State lawmakers want to put Florida back on the silver screen by rebooting the state’s film incentives program. Some lawmakers are tired of watching films about Florida being shot in other states.
Coming soon to a theatre near you is Ben Affleck’s newest project Live By Night. Set in Prohibition era Ybor City, the film features South Florida’s vibrant history of rum-running and organized crime. But the film wasn’t shot in Ybor City. In fact it wasn’t shot in Florida at all. With the state’s film incentives drying up, it was cheaper for Affleck’s production to build their own Ybor City in Brunswick, Georgia, less than 300 miles away. Roberto Torres owns a café in Ybor City, and he says this was a missed opportunity for his business.
“This is like a comet, right? That comes every thousand years. This is one of those. But the other thing is that a comet comes back. This one is not going to come back,” he said.
Senator Nancy Detert of Venice is tired of seeing films about Florida slip away to states with better incentives. In 2010, the Florida Legislature put forward some $260 million in incentives. The money was supposed to last six years, but ran out halfway through. Now Detert is going back to the drawing board.
“Georgia is beating the pants off of us. They got the Ybor City story which they should’ve never gotten, they got the Highway Men which is a Florida story. But their poison pill in their process is they have no cap on their incentives, and that’s not a sustainable program long run. Short run, they can beat us, but in the long run they cannot,” she said.
But Florida isn’t the only state vying for Hollywood’s affection. Georgia, Alabama, Texas, and North Carolina all offer incentives to lure productions away from New York and Los Angeles. Dale Gordon represents Film Tampa Bay, and she says incentives play a huge role, and Florida isn’t keeping up.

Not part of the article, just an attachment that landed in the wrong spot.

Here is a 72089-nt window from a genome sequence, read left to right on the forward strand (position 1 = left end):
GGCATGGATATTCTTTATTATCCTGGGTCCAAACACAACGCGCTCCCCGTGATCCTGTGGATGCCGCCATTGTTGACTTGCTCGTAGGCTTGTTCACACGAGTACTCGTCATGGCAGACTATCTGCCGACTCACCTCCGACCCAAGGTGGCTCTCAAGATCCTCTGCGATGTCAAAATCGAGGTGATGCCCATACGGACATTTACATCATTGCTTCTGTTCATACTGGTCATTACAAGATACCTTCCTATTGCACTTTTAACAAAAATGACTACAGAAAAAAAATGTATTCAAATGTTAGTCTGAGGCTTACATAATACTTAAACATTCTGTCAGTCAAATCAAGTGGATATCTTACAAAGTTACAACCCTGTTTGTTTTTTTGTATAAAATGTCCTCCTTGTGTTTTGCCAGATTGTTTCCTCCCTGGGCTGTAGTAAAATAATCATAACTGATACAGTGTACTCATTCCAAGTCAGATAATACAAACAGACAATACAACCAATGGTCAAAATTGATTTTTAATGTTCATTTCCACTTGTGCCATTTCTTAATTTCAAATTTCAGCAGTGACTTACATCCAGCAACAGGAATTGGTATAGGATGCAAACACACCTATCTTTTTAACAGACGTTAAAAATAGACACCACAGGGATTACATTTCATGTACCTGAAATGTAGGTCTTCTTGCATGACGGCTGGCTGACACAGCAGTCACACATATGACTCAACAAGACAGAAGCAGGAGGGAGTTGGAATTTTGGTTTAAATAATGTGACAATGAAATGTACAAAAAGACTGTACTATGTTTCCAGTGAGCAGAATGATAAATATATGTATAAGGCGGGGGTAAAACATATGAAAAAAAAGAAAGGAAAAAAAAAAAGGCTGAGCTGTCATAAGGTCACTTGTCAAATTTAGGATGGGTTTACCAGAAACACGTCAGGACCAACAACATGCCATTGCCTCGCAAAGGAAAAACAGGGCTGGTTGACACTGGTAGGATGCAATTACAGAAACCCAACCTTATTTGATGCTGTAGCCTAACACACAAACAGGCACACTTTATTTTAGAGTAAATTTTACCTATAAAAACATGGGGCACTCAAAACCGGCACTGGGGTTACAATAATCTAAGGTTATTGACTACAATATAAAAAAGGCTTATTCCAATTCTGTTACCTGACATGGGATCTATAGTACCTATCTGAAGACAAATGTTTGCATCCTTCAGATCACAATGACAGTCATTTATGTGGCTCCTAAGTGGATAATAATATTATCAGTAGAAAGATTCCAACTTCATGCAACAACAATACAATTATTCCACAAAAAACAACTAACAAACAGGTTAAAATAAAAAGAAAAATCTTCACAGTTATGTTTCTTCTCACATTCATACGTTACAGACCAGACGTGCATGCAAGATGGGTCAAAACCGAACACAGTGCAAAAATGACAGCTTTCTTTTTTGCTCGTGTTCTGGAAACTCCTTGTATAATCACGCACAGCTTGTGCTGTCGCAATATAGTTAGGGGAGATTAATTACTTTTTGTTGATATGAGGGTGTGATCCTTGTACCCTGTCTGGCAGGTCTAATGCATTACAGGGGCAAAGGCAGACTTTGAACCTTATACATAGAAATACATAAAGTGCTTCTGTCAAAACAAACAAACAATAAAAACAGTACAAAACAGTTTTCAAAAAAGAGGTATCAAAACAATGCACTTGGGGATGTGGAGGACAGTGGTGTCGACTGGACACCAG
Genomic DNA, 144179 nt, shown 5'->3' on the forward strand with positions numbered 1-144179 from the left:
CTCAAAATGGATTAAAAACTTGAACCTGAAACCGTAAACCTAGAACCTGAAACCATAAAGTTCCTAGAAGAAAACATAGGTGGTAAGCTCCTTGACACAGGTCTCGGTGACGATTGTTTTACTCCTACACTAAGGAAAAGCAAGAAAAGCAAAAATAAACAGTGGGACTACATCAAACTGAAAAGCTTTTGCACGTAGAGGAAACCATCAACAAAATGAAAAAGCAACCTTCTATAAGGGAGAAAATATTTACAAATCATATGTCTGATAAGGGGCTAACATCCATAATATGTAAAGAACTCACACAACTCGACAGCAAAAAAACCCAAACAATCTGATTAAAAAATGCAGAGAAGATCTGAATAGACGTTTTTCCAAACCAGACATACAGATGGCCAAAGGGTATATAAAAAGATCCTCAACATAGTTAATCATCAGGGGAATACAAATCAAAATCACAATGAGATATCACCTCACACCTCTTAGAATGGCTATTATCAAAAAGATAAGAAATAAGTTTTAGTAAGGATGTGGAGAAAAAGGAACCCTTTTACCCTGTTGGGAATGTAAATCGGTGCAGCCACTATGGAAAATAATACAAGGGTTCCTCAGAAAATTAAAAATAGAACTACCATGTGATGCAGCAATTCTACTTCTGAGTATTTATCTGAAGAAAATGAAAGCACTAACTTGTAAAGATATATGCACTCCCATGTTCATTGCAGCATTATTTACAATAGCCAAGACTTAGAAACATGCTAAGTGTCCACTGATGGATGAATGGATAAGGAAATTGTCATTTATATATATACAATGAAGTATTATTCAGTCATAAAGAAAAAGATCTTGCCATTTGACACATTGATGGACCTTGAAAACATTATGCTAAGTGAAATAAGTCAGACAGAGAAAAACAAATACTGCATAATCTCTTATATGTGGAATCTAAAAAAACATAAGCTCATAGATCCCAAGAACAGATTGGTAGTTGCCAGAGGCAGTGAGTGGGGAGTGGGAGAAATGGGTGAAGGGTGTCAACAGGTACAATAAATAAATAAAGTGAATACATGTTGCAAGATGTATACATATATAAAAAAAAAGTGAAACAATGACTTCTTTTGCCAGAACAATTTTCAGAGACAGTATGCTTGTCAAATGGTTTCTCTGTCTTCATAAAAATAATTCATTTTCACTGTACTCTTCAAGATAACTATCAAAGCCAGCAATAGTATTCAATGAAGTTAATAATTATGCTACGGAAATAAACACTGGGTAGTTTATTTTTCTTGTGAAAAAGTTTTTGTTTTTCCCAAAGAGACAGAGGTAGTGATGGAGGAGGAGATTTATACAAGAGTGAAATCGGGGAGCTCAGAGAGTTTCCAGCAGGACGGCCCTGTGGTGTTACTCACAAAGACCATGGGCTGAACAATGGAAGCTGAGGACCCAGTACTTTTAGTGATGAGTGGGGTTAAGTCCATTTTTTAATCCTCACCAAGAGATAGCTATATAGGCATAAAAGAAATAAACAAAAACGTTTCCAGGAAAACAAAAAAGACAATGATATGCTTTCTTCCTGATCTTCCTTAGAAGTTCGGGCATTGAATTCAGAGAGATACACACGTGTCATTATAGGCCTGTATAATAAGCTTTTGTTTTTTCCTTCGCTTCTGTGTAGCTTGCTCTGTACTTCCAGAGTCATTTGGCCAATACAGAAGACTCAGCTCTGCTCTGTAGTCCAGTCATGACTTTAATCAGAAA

“Just yesterday I spoke with CBS and they have a television pilot that’s based on two four star generals in Tampa, Florida, at our military base. And they are going to most likely do it in LA or Louisiana. And again it’s the number one determining factor of where a high impact production will go. So we are missing out on these opportunities daily,” she said.
Despite the strong competition in Atlanta and New Orleans, Senator Detert wants to get Florida’s film industry back on track. Detert says her plan would correct for past mistakes, and sustain the program long-term.
“We’re going to have an empowered film commissioner that can field projects and say this is a good one, this is not a good one. What killed our process here was first come first served. You’re not getting the best project, you’re getting the first one through the door,” she said.
Incentives are great, industry insiders say, but they’re not everything. Florida boasts two of the top film schools in the nation: the College of Motion Picture Arts at Florida State and Ringling’s College of Art and Design. Yet every year, qualified, talented film school grads flee to the Hollywood hills. Senator Jeremy Ring supports Detert’s plan, but he says policy should encourage a creative workforce, not just cut taxes.
“But I truly believe that when we do these economic development packages, we need to be thinking a whole new paradigm, in a way. You know, we need to be thinking more about an innovation economy,” he said.
Detert has attached her proposal to the Senate Economic Development bill. With the support of influential Senator Jack Latvala of Clearwater, Detert may see her plan through. The bill will get its second hearing Thursday.